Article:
Sunday, 9 September 2018

Canal du Centre: Blanzy – Genelard – Paray-le-Monial.

29 August to 9 September 2018. 40 kilometers, 16 locks, 3 lifting bridges.

Friday 24 August – Blanzy to Genelard. 20 kilometers, 9 locks, 3 lifting bridges. 1 hours 45 minutes.

The morning was overcast and quite humid and as we were setting off it started to rain quite hard.

At the second lock just above Monteceau-les-Mines we had to wait for it to fill as a boat had just exited; the first lifting bridge, operated by a wellie-bedecked operator was in the process of being lifted as we approached so no delay there.

The first of the lifting bridges.

A wet bridge operator.

Ahead of us we could see a barge, Mercator, which had been the one which had exited the previous lock ahead of us, waiting at the third bridge. He went through, the bridge remained up, our bridge opened effectively cutting off the one side of the city from the other at this busy junction, and we scuttled through both as quickly as possible. The French are incredibly patient and well-mannered in this kind of thing!

A small canal-side restaurant.

Mercator was already in the next lock and before we could even begin discussing whether we could both fit in, the skipper pulled the cord and the lights turned against us. As we had ridden past the boat the previous day I guessed that they were over twenty meters long so two of us in a thirty eight meter long lock would have been uncomfortable and we would have opted to wait anyway but he might have been a bit more polite about it.

Lockies clearing a log from the lock door.

Scania powered barge - look closely at the wheelhouse.

The brick factory museum at Ciry-le-Noble.

Locking into Genelard.


With the wind really starting to pick up we were quite anxious to get safely tied up at Genelard but as we approached the penultimate lock we could see Mercator exiting and then the lights went out – lock lunchtime? So we tied up, one line to to a single bollard and another two to the Armco barrier (it was pretty breezy) and waited half an hour before the red light came on, the lock filled and we were on our way again arriving at Genelard with plenty of space available.

Stakes firmly banged in we sat out the wind (which eventually dropped toward evening) and watched the antics of the various boaters tying up, some most professionally, some most selfishly.

This is what happens when your plastic electric cord reel collapses.

A big fishing contest.

We celebrated Lynn’s birthday by taking quite a long ride through the countryside, ending at the Le Petite Chef restaurant in Palinges where we had contacted the owner who said that he would interrupt his leave and cook us a meal – perhaps a mistake as the veal was fast boiled and tough but the rest was quite acceptable; three courses plus 500ml of box wine and coffee for €12 per person is a bit silly really so gourmet cooking would never be the order of the day (and he threw in a Ricard and a Martini Rouge for free!). But it’s a fun place.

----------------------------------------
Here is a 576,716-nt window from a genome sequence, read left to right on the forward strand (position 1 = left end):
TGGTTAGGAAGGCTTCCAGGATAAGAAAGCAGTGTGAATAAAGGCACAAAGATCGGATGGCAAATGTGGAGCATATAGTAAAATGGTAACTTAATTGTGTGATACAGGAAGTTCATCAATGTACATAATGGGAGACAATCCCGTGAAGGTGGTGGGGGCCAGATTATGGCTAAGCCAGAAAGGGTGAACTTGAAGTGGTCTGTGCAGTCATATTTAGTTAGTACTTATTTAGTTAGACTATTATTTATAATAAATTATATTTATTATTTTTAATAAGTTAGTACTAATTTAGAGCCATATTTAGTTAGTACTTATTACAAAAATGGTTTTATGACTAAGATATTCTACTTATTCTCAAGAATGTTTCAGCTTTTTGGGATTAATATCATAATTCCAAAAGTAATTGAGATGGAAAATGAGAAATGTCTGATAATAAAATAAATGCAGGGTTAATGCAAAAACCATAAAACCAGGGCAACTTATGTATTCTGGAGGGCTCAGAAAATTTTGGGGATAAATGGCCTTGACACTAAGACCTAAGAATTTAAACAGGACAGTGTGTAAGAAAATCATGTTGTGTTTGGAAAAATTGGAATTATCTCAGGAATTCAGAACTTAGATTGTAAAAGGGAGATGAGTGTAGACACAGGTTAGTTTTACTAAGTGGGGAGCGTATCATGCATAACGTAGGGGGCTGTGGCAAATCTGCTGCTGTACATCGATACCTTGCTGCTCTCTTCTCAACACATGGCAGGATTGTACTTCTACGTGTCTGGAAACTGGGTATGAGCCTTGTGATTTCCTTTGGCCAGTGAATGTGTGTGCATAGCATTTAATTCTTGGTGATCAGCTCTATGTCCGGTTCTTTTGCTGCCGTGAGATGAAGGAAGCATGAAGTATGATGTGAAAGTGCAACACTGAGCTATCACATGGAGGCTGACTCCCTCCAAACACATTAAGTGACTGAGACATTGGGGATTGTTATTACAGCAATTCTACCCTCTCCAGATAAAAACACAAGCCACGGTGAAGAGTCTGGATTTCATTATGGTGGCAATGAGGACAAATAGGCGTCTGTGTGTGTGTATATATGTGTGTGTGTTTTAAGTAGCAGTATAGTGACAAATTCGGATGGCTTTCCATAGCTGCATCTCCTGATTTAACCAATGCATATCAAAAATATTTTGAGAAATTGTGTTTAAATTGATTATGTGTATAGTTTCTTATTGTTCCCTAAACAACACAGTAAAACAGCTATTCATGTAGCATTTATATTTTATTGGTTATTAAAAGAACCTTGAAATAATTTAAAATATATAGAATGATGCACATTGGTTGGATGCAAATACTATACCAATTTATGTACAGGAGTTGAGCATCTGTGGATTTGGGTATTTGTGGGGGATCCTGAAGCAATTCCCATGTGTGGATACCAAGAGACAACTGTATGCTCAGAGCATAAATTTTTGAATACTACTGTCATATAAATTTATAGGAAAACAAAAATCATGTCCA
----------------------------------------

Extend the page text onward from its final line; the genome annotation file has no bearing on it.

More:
The Palinges church.

A cemetry on the outskirts, largely derelict for some reason.

Genelard is a difficult place from which to depart; quiet, basic facilities (but no charcuterie), clean, safe, some boating activity, and a big fishing competition on the Saturday to keep us even more amused. Our last day was spent painting (Lynn), bike oiling and water filling (Shaun) before we set off into town to attempt a proper birthday celebration for Foodie Lynn.

The school - at one time the scene of a battle between the Germans and the Resistance.

The much anticipated Sunday market - one goats milk cheese stall!

The vaguely chaotically burlesque l’F Commerce maison d’hotes (new phone number 0623071922) only caters to reservations and is not cheap for the ‘plat’ but at €20 per person it is not expensive either; the quality and creativity of the food was excellent and our slightly outrageous hostess was attentive without being treacly (the Rully and Sancerre wines which pushed up the bill a bit were also very good). Kinda ‘Gone-to-Heaven’ food and an experience which we highly recommend!

Our hostess...

Monday 3 September – Genelard to Paray-le-Monial. 20 kilometers, 7 locks. 3 hours 55 minutes.

On yet another stunning day we set off for Paray-le-Monial, the town which we had so enjoyed last year; arriving at the port was a bit of a shock to the system as the ‘pilgrim city’ had been demolished the week before and the town was strangely quiet. We alternated between the ‘pay’ port and the downstream, shaded mooring a move dictated by the weather.

Locking into Paray.

The halte Fluvial or 'upstream' mooring.

The downstream mooring.

With time on our hands we provisioned up at the big eLeclerq a few kilometres away, strolled through the town,

A local craft market held in the cathedral cloister.

A chandelier in the Town Hall.

We have no idea what this place is but it was behind closed gates.

The excellent Museum of Religious Art.

Glass droplets. Representing blood and tears?

Included in the museum was and exhibition by Genevieve Gallois.

sanded, varnished and generally kept busy at a slow pace.

The Friday market.

Paray is a hotbed of crime: I saw one vehicle jump an amber traffic light and another blatantly drive through a red light – the first two such extreme acts of criminality I have seen in France! Be afraid of Paray, very afraid!

On Saturday, South African flagged Juniper arrived with Durbanites Gary and Tosca aboard; we have met in Durban before so that evening tables and chairs were arranged on the quay and stories swopped.


The port is now full!

A ‘vide grenier’ (‘empty attic’ or attic sale) had been advertised for our last day here so that is what we did coming away with a €1.50 terracotta wine cooler, brand new.

And now it’s onwards and upwards (with a bit of downwards too) as we head inexorably for our winter port. 

Autumn cometh.